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Hi David, Jay, all,

planas schrieb:
Hi all,

On Sun, 2011-06-26 at 23:43 +0300, David Nelson wrote:


On Sun, Jun 26, 2011 at 8:38 AM, Jean Hollis
Weber<>  wrote:

To me having the user guide screenshots in gray DOES have
advantages FOR THE USERS: they are less likely to be distracted
by the difference between whatever colours they see on their
screen and the gray in the screenshots; and the gray looks less
"foreign" to Mac users.

I agree with what Jean says. Gray is a practical choice.

I personally think that a consistent color for window titles and
highlights would not really distract people - but if we really want to
know this exactly we would have to start a user survey on this topic.

Having "our" green more present in the user's eye is a marketing topic -
and of course it is less important than good readability in the

But if we can achieve both without real drawbacks, I'd go for it.

But, also, after having reflected on this subject since past
discussions on the documentation ML, I'm no longer totally
convinced of the need to have total uniformity in screenshots, nor
even of the need to have them all done under Linux rather than
Windows. Providing that a little common sense is used, having some
variety only emphasizes that LibreOffice runs on a large variety of
platforms and under a wide variety of GUIs.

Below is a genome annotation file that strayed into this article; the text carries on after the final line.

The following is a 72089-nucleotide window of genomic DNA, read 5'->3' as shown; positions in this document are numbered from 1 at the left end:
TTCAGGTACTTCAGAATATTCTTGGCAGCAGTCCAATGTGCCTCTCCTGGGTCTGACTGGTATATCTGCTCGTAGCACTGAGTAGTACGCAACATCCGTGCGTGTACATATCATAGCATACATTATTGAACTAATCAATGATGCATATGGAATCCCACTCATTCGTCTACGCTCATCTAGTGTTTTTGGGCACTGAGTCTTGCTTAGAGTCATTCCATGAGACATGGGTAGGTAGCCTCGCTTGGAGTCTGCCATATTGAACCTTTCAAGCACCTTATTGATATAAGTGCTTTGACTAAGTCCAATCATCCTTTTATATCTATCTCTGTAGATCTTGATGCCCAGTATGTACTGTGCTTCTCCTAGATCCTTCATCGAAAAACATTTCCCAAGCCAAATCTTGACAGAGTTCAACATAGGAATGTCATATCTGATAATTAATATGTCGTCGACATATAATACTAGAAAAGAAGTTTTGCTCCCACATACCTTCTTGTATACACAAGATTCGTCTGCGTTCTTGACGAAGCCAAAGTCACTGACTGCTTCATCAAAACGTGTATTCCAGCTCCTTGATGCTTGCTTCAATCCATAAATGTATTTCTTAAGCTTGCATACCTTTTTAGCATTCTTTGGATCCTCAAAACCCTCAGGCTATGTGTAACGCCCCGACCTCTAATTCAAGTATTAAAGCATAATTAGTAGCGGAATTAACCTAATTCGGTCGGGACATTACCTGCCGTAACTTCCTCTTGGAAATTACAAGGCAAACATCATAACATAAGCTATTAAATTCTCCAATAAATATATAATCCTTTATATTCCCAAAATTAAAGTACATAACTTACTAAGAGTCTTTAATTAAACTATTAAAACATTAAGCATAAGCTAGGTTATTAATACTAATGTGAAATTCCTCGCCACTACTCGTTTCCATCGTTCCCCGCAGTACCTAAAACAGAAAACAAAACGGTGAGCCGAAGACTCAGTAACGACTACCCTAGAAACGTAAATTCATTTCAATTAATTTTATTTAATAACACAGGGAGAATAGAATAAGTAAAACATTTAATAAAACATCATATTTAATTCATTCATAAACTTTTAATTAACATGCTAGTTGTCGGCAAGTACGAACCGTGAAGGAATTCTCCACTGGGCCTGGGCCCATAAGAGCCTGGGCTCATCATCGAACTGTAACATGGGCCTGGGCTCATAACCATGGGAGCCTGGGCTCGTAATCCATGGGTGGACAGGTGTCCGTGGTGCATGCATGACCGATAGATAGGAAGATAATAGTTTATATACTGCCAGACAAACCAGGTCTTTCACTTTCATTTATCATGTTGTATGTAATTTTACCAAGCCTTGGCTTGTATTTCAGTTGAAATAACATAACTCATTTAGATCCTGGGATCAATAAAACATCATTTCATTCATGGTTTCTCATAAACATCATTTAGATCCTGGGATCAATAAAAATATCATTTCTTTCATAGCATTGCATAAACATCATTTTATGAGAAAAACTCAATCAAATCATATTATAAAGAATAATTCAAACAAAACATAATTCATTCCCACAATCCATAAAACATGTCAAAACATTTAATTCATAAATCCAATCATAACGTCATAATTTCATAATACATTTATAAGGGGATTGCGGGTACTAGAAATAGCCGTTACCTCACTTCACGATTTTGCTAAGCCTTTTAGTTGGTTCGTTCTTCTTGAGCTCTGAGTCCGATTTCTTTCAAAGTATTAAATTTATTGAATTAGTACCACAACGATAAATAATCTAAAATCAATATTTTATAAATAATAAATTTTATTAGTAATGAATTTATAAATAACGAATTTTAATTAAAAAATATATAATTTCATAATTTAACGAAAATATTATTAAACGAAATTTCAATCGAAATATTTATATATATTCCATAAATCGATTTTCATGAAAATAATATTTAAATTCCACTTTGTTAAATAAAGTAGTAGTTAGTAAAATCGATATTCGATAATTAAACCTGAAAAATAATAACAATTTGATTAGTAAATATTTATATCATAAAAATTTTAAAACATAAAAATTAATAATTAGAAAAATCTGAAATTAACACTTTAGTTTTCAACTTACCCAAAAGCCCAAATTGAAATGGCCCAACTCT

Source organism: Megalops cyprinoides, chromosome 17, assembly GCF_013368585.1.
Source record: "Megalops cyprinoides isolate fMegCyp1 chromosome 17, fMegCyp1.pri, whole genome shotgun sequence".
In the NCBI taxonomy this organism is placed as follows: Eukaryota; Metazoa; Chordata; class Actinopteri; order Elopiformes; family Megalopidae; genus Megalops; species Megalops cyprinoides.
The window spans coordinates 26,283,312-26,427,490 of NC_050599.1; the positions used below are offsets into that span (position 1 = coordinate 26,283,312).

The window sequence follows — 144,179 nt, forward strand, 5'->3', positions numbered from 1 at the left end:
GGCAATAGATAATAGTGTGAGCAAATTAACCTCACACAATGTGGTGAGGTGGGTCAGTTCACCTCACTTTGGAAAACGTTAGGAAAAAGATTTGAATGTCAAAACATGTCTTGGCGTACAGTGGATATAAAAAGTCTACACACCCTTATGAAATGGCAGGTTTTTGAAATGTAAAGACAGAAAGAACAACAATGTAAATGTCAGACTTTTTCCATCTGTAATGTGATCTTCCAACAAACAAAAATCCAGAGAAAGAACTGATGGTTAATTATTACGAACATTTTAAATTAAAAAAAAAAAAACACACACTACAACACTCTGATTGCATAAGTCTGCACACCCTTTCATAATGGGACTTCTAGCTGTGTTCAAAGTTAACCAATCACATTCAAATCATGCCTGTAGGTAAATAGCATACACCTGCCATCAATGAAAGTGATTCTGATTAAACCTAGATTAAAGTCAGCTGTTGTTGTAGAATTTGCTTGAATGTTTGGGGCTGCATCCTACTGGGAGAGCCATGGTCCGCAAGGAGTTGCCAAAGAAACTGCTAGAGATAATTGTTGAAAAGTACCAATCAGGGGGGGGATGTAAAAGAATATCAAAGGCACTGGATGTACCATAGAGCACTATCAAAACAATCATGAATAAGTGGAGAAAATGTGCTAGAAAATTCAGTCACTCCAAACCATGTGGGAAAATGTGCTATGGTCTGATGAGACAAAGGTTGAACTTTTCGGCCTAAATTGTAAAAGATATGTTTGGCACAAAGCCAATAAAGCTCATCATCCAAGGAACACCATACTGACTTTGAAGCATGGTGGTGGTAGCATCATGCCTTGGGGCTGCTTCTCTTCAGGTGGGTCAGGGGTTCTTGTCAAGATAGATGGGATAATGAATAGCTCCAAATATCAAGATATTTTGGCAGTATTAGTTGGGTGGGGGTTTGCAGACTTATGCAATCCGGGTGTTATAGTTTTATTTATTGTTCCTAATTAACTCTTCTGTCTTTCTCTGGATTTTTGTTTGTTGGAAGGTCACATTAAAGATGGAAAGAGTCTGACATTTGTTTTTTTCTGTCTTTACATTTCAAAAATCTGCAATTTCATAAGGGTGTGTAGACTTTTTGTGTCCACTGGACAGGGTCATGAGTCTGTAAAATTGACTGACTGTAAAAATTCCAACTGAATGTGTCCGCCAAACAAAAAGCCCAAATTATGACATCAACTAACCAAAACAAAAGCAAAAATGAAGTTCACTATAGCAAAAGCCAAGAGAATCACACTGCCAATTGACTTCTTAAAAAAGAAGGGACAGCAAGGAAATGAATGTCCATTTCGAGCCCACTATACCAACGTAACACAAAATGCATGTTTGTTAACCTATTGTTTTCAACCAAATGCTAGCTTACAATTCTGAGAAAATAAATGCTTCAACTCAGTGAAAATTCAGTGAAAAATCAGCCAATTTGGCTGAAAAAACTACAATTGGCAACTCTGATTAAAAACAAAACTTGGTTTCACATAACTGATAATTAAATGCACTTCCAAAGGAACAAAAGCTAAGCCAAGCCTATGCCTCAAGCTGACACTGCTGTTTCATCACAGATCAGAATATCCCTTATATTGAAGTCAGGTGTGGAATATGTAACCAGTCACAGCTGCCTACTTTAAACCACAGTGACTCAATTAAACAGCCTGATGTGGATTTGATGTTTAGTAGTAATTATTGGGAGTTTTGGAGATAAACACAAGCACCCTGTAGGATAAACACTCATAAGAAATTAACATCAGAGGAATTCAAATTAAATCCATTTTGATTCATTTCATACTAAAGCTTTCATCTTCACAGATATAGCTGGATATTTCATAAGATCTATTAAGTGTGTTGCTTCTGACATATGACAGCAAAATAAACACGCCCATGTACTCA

Common sense doesn't help against Microsoft's restrictions. So I don't
want to promote Windows screenshots on our website and in our
documentation. If a court would tell us, that the Microsoft website is
illegal in claiming their rights on windows decoration and prohibiting
partial screenshots, I wouldn't mind anymore.

But until then (or until we have enough money to spend a certain amount
on a lawyer investigating this topic) I'd stay with non-Windows screenshots.

Variety is good, if we want to show the different platforms LibreOffice
is able to run. But for documentation (except for platform specific
topics) a consistent look-and-feel is as important as in marketing.

If we want to be considered professional, we have to play in their league.

Of course it might be possible to create one document with one set of
screenshots and another with a different one. But as they should be
consistent inside one document and they should be able to created by
different people a clear and easy to follow description is all you need
to create screenshots with similar look-and-feel on different distros
and platforms.

And if we want to improve branding by our screenshots too, people should
know about the recommended color of window title bars. Extending this
description by the theme and the font we'd like them to use is not a
huge topic and helps new contributors to create good screenshots.

Where should they know about the best resolution for different purposes
if not from this description?

Where to put the info about cutting off all the desktop background and
providing just the single relevant window?

All this can be subsumed in a short description or specification people
can be pointed to when they tell us they want to create screenshots.

And finally they want to know exactly what should their screenshot show.
This needs to be covered by an additional explanation at the mailing
list or in a table of needed screenshots on the wiki too.

From all my personal experience new contributors like very much to get a